- Associated Press - Friday, June 13, 2014

SALT LAKE CITY (AP) - A Utah pediatrician initially told police he could not recall where he was on the night in September 2011 when his ex-wife was found dead in her bathtub, a detective testified Friday.

In response, police yelled and lied to 50-year-old John Brickman Wall because he would not answer their questions, Salt Lake police Detective Michael Hardin said.

Hardin said at a hearing in the murder case that he and Detective Tracy Ita told Wall a neighbor had seen him leave the home the night of his ex-wife’s death; police could trace his whereabouts by tracking his cellphone; and DNA linked him to the scene.

“Your DNA is under her fingernails,” Hardin recalled saying during the interview.

Defense attorney Fred Metos has said he wants the “somewhat incriminating” statements made by Wall under the psychological and physical coercion to be kept from the upcoming trial.

The lawyer is also seeking to bar statements made by Wall to his children and others in the days after Uta Von Schwedler, 49, was found dead.

“When a person gets upset, they say stupid things,” Metos said in court Friday.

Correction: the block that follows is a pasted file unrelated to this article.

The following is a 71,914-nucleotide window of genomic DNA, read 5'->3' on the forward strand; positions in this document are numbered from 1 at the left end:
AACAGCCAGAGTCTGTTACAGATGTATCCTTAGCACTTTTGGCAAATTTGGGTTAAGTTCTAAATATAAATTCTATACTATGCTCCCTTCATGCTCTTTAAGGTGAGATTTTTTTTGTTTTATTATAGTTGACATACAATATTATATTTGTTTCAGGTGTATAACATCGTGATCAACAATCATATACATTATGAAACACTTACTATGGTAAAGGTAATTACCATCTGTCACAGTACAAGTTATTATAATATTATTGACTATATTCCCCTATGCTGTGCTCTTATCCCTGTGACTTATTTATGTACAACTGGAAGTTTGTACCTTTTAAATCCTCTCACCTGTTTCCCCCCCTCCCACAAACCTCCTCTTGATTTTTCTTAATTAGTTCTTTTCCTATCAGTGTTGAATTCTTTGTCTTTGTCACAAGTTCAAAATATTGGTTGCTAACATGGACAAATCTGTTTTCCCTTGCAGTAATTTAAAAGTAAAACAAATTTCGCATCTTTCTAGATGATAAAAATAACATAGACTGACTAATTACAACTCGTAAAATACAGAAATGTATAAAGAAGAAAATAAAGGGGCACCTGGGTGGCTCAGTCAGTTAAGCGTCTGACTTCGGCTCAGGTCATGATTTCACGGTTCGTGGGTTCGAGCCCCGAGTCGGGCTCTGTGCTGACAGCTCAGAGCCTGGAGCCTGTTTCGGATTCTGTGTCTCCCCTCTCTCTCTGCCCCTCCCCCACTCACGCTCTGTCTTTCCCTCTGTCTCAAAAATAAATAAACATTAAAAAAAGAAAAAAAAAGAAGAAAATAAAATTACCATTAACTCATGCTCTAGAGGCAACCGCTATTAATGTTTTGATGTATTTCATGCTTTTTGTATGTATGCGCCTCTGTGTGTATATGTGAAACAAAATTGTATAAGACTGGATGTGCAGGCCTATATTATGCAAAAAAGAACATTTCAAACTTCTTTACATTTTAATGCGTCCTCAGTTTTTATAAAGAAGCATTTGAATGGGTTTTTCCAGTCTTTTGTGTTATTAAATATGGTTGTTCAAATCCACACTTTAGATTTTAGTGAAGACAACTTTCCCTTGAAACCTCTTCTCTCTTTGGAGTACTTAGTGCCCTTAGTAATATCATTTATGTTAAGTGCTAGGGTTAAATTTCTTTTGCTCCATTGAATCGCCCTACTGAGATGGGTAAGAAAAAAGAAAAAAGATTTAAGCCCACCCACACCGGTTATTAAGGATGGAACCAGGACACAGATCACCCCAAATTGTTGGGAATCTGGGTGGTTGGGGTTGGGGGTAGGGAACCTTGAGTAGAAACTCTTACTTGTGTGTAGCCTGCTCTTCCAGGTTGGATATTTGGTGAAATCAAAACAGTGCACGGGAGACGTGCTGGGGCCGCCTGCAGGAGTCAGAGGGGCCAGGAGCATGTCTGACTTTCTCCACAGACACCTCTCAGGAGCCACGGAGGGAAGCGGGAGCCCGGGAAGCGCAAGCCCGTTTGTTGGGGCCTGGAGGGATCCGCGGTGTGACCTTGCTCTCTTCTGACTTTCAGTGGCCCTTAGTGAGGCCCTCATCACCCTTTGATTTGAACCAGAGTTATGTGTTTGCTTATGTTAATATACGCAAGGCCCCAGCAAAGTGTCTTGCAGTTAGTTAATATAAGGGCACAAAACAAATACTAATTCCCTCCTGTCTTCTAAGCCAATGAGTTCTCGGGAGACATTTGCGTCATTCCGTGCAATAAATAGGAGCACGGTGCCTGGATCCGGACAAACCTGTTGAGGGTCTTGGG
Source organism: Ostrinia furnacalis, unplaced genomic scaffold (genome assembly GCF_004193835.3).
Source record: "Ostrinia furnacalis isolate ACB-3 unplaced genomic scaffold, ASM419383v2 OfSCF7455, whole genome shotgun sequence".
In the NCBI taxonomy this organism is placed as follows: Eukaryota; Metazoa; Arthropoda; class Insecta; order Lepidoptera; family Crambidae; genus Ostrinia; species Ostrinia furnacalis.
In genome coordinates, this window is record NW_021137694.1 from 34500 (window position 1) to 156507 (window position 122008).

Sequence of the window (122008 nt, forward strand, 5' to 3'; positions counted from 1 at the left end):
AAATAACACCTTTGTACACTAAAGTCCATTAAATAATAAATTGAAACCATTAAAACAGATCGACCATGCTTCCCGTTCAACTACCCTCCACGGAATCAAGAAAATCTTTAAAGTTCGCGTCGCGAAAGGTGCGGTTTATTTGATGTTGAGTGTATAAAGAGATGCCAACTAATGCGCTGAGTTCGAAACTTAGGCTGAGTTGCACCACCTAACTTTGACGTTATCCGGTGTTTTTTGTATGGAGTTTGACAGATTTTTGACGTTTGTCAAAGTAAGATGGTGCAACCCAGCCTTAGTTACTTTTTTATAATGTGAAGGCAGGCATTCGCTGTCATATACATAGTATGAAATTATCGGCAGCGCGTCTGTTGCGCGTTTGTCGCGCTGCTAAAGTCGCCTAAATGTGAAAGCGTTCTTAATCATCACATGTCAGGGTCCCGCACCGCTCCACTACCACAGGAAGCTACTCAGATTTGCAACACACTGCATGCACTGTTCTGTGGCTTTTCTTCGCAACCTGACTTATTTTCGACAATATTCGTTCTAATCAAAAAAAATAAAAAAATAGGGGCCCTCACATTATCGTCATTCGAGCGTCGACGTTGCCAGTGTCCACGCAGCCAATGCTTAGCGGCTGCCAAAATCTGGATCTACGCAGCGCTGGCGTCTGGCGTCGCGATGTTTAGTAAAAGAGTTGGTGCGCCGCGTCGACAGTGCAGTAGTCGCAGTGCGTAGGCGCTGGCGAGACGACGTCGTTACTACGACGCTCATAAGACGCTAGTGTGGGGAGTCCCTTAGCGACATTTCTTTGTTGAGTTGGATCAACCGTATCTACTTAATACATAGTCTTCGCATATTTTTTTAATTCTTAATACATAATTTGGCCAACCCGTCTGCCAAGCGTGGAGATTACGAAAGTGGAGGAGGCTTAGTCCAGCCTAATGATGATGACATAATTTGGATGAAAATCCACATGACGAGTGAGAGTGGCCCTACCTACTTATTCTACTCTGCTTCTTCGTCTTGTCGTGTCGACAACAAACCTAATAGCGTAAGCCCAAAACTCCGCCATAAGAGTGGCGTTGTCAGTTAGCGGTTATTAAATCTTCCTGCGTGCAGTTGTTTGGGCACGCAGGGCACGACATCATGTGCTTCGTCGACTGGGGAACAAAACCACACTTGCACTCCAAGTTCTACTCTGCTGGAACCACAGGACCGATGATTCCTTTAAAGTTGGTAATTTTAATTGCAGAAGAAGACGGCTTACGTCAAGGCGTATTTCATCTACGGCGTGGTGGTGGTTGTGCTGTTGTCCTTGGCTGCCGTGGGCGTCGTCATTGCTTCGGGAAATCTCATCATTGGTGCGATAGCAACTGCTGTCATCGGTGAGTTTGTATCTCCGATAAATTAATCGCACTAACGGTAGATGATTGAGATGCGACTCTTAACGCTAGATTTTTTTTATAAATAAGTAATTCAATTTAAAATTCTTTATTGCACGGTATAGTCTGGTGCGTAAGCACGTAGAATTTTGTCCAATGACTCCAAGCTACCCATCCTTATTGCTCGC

Prosecutors argue the officers’ behavior in the interview was lawful and aimed at finding the facts.

“He can remember picking up the kids,” Hardin testified Friday, referring to the initial interview, “but he cannot or refuses to remember anything from 8 p.m. to the following morning.”

Judge Denise Lindberg did not rule on the motion by the defense lawyer and the hearing was scheduled to resume on June 30. No trial date has been set for Wall, who has pleaded not guilty to murder and aggravated burglary.

Last month, Ita testified that Wall expressed surprise that he was not arrested the night Von Schwedler’s body was found.

“‘But I’m a monster,’” Wall told officers who informed him he would be taken home, according to Ita.

Metos has argued that Wall made the comments after officers asked him what his children would think of him if he was responsible for Von Schwedler’s death. No immediate transcript or recording of the comments were made after the interview, he added.

A medical examiner determined that Von Schwedler died from drowning and a fatal dose of Xanax but stopped short of ruling the death a homicide or suicide. Police called the death suspicious and didn’t arrest Wall until April 2013.

It wasn’t a single piece of evidence but rather a mix of factors that led prosecutors to charge Wall 18 months after Von Schwedler died, police said.

They said Von Schwedler had no prescription for Xanax and was not depressed.

Metos said evidence suggested Von Schwedler took the Xanax herself.


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